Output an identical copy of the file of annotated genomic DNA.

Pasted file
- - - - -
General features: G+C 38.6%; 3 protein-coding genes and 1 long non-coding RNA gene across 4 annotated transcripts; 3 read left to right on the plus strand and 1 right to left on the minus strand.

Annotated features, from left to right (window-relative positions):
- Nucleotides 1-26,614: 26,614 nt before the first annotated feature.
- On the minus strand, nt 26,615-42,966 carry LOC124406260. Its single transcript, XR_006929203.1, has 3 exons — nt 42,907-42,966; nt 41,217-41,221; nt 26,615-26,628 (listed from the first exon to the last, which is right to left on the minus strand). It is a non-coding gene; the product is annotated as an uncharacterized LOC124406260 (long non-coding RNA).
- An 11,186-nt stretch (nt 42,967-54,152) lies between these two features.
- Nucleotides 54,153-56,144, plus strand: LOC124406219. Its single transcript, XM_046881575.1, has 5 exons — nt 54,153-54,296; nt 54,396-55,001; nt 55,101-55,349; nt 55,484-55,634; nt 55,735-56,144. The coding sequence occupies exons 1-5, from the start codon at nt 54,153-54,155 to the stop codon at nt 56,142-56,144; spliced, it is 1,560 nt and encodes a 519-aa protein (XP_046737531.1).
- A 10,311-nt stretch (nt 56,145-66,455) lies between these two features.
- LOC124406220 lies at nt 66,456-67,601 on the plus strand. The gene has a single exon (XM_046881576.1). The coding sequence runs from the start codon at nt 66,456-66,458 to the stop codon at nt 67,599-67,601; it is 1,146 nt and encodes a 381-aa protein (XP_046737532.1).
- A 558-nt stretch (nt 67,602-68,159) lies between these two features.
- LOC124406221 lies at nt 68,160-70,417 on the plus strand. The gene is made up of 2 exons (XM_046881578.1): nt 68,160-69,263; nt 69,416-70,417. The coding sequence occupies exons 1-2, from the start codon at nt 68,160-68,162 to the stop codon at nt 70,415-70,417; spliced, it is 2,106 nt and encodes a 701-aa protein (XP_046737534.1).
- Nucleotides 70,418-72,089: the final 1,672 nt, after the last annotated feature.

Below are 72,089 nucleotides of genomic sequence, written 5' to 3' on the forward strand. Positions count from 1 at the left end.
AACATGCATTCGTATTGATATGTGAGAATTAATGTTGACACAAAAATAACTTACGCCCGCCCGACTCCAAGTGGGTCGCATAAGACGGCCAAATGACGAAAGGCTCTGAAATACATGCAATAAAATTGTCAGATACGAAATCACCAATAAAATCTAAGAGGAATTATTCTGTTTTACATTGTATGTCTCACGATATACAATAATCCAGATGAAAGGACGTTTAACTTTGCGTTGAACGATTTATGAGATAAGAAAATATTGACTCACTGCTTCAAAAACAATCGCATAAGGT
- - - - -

General features: G+C 38.6%; 3 protein-coding genes and 1 long non-coding RNA gene across 4 annotated transcripts; 3 read left to right on the plus strand and 1 right to left on the minus strand.

Annotated features, from left to right (window-relative positions):
- Nucleotides 1-26,614: 26,614 nt before the first annotated feature.
- On the minus strand, nt 26,615-42,966 carry LOC124406260. Its single transcript, XR_006929203.1, has 3 exons — nt 42,907-42,966; nt 41,217-41,221; nt 26,615-26,628 (listed from the first exon to the last, which is right to left on the minus strand). It is a non-coding gene; the product is annotated as an uncharacterized LOC124406260 (long non-coding RNA).
- An 11,186-nt stretch (nt 42,967-54,152) lies between these two features.
- Nucleotides 54,153-56,144, plus strand: LOC124406219. Its single transcript, XM_046881575.1, has 5 exons — nt 54,153-54,296; nt 54,396-55,001; nt 55,101-55,349; nt 55,484-55,634; nt 55,735-56,144. The coding sequence occupies exons 1-5, from the start codon at nt 54,153-54,155 to the stop codon at nt 56,142-56,144; spliced, it is 1,560 nt and encodes a 519-aa protein (XP_046737531.1).
- A 10,311-nt stretch (nt 56,145-66,455) lies between these two features.
- LOC124406220 lies at nt 66,456-67,601 on the plus strand. The gene has a single exon (XM_046881576.1). The coding sequence runs from the start codon at nt 66,456-66,458 to the stop codon at nt 67,599-67,601; it is 1,146 nt and encodes a 381-aa protein (XP_046737532.1).
- A 558-nt stretch (nt 67,602-68,159) lies between these two features.
- LOC124406221 lies at nt 68,160-70,417 on the plus strand. The gene is made up of 2 exons (XM_046881578.1): nt 68,160-69,263; nt 69,416-70,417. The coding sequence occupies exons 1-2, from the start codon at nt 68,160-68,162 to the stop codon at nt 70,415-70,417; spliced, it is 2,106 nt and encodes a 701-aa protein (XP_046737534.1).
- Nucleotides 70,418-72,089: the final 1,672 nt, after the last annotated feature.

Below are 72,089 nucleotides of genomic sequence, written 5' to 3' on the forward strand. Positions count from 1 at the left end.
AACATGCATTCGTATTGATATGTGAGAATTAATGTTGACACAAAAATAACTTACGCCCGCCCGACTCCAAGTGGGTCGCATAAGACGGCCAAATGACGAAAGGCTCTGAAATACATGCAATAAAATTGTCAGATACGAAATCACCAATAAAATCTAAGAGGAATTATTCTGTTTTACATTGTATGTCTCACGATATACAATAATCCAGATGAAAGGACGTTTAACTTTGCGTTGAACGATTTATGAGATAAGAAAATATTGACTCACTGCTTCAAAAACAATCGCATAAGGT